A CANBERRA company has donated $1.4 million to schooling in the ACT - one of the largest private contributions to public education in the territory's history.
The Academy of Interactive Entertainment - a private educator for the 3D animation, game development and visual effects industries - will this Friday officially launch the philanthropic program at Hawker College.
The $1.4 million, made up of a combination of cash grants and AIE scholarships, will be split across nine Canberra colleges over the coming decade.
The first round of recipients will be announced at Friday's launch.
Canberra entrepreneurs John De Margheriti and Steve Wang decided to establish the benefaction after attending the Hawker College class of 1980 30th reunion celebrations.
Since graduating from the ACT public school system, they have become innovators in the computer gaming and software development industries.
Mr Wang said they wanted to give back to the school that helped them on the road to success.
''We decided that we really wanted to put something substantial back into the public education system, so that we can encourage the kids coming through now to be able to tackle their own impossibly wonderful projects and turn them into their future careers,'' Mr Wang said.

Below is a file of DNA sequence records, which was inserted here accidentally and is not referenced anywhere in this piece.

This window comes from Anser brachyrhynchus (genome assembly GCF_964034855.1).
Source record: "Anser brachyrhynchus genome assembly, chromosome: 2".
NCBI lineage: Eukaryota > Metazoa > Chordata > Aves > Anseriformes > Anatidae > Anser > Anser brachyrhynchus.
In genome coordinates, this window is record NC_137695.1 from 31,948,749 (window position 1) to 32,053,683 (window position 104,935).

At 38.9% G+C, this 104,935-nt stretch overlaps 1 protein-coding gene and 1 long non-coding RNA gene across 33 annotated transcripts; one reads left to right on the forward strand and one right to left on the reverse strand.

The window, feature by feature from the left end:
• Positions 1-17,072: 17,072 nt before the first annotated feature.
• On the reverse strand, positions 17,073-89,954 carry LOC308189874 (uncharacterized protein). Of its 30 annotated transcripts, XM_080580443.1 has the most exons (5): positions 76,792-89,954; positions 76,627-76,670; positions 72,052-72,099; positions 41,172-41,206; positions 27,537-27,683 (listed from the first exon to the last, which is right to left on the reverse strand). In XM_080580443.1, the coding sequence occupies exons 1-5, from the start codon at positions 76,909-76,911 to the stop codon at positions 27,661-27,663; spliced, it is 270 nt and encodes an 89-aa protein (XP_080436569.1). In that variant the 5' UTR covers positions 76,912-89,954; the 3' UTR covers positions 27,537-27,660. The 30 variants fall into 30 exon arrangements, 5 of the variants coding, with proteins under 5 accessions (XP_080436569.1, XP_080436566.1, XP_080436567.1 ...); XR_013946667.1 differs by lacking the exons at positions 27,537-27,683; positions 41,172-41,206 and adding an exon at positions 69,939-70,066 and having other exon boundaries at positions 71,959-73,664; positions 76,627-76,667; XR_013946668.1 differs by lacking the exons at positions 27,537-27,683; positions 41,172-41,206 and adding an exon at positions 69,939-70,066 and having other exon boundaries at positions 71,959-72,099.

''If even one student, or group of students, start up a micro business that grows into something more, then our investment will have been worth every cent.''
The donation program isn't the first investment in the ACT's youth by the AIE.
Earlier this year, the education institution unveiled an incubator program to help AIE graduates start their own business.
Mr De Margheriti, the AIE chairman, said the funds were a private investment in the future innovators and business people of the ACT and Australia.
Mr De Margheriti challenged other successful Canberrans to support the school systems that gave them the tools for success.
''The donation we are making to Canberra government colleges, while probably the largest private donation in Canberra's history, can easily be topped by other local Canberrans who have also done well financially,'' he said.
''Private individuals need to get behind public education as it's the starting point for so many people. We need to encourage our young dreamers to take risks and boldly strive to achieve their dreams. We all need to help them get there, as we all benefit as a result.''
ACT Education Minister Chris Bourke applauded the generosity.
"It is significant that these grants for innovation are the initiative of two very talented and successful entrepreneurs who are graduates of the ACT public school system,'' Dr Bourke said.
''It is doubly pleasing that these two outstanding business leaders should endow scholarships to encourage the next generation of innovators and entrep
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